A quick search on the internet for this ingredient brought me to this dried flounder fish and dried flounder fish powder. Whole dried flounder fish needs to be toasted or pan fried until fragrant. Then pulverize it in the food processor into flakes or powder depending on your preference.
My Personal Preferences
Based on the four categories mentioned above, my personal preference are as follows…
1. KL Hokkien Mee tastes best with a little more dark sauce because the sauce is what makes this noodle dish special.
2. No fish cakes please. Just sliced pork and shrimps for the meaty ingredients.
3. I prefer cabbage in my KL Hokkien Mee. They are sweeter and goes really well with the noodles and sauce.
4. Cut red chilies and minced garlic in soy sauce is my condiment of choice. The sambal they provide is usually made with ground chili paste which has a different taste than homemade sambal belacan.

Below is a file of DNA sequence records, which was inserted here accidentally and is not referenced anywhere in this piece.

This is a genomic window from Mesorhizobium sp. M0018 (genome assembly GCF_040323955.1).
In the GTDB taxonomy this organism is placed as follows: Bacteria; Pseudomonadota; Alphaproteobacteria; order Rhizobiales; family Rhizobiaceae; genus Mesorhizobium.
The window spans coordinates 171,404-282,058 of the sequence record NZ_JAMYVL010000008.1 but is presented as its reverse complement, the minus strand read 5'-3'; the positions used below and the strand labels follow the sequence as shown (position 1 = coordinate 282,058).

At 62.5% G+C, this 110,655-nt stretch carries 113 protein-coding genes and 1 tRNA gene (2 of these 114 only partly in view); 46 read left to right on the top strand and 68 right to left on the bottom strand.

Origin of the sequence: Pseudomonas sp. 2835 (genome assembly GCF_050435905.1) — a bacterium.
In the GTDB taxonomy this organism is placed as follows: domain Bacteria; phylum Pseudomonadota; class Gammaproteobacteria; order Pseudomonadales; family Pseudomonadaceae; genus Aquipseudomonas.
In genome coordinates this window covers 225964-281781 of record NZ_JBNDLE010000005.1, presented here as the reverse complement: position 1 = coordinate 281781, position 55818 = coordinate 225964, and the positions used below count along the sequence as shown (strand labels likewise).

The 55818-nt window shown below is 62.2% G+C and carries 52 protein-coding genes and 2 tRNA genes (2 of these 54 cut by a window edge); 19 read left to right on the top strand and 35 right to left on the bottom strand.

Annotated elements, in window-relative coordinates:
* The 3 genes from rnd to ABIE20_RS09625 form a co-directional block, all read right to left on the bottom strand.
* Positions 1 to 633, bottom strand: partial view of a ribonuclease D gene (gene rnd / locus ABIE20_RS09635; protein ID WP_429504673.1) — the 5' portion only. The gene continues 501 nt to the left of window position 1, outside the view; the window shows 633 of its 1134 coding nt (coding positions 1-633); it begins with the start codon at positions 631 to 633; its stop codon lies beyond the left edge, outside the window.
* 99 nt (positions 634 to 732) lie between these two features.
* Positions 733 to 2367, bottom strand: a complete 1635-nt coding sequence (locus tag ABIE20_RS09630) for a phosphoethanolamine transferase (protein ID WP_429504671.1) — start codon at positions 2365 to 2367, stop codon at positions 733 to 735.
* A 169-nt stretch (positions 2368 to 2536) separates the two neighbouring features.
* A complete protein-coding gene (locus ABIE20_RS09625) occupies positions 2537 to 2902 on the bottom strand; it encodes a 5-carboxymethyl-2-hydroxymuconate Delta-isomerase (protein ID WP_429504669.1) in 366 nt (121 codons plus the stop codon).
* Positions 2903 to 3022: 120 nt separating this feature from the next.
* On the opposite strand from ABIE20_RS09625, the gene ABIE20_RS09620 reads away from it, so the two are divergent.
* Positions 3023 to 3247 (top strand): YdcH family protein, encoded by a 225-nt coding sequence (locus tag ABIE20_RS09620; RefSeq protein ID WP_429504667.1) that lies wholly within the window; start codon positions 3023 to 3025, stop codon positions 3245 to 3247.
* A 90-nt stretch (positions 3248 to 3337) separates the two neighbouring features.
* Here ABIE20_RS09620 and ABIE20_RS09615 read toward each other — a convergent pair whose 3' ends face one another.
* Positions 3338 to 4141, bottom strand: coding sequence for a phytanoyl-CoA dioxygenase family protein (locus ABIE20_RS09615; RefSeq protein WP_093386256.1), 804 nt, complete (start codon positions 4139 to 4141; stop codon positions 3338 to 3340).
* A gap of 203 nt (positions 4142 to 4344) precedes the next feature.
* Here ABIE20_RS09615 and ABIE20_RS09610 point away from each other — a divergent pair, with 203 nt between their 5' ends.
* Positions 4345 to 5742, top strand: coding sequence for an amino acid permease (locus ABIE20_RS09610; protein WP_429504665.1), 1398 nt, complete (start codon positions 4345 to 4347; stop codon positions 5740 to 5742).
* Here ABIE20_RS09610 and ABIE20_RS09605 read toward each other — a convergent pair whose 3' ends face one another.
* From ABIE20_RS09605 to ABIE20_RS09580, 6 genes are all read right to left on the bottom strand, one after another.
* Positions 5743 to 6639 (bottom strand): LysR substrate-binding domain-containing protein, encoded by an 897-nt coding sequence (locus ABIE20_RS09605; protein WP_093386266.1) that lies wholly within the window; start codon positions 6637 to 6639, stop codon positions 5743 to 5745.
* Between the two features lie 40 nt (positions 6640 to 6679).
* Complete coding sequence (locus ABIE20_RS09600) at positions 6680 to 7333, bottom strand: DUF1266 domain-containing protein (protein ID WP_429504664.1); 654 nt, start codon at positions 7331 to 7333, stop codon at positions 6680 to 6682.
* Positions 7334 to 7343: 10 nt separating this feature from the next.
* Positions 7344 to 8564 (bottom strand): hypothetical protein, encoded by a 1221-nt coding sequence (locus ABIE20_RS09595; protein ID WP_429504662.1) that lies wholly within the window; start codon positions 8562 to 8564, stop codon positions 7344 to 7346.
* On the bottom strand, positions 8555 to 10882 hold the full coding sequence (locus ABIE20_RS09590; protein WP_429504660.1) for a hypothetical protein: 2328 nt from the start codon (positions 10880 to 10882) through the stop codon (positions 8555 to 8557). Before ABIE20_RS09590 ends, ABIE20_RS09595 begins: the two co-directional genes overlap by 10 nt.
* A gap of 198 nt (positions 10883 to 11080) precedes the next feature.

Substitutions in Today’s Recipe
1. Fresh thick yellow noodles are not available where I live. The closest substitute is udon noodles but the texture is softer and gummier after cooking. As such no cornstarch slurry was needed to thicken the sauce.
2. Killing two birds with one stone, I used pork belly to get the pork lard and also the pork broth. If you have meat stock on hand, you can use raw and tender pork sirloin instead.
3. I did not have dried flounder on hand and so I used pork broth instead. I would have added some shrimp shells (for greater flavor) if I had some with me when boiling the pork belly. As such, the pork was partially cooked instead of raw.
4. I used a combination of sweet and dark soy sauce. They were lighter in color than I would have liked. Perhaps you can add a little more of the dark soy sauce and skip the salt.
Even so, this KL Hokkien Mee turned out to be quite tasty minus the flounder flakes. It satisfied my craving for now. Hopefully, I will get to eat it in Kuala Lumpur soon. Do give it a try!
Similar Products Used in Making This KL Hokkien Mee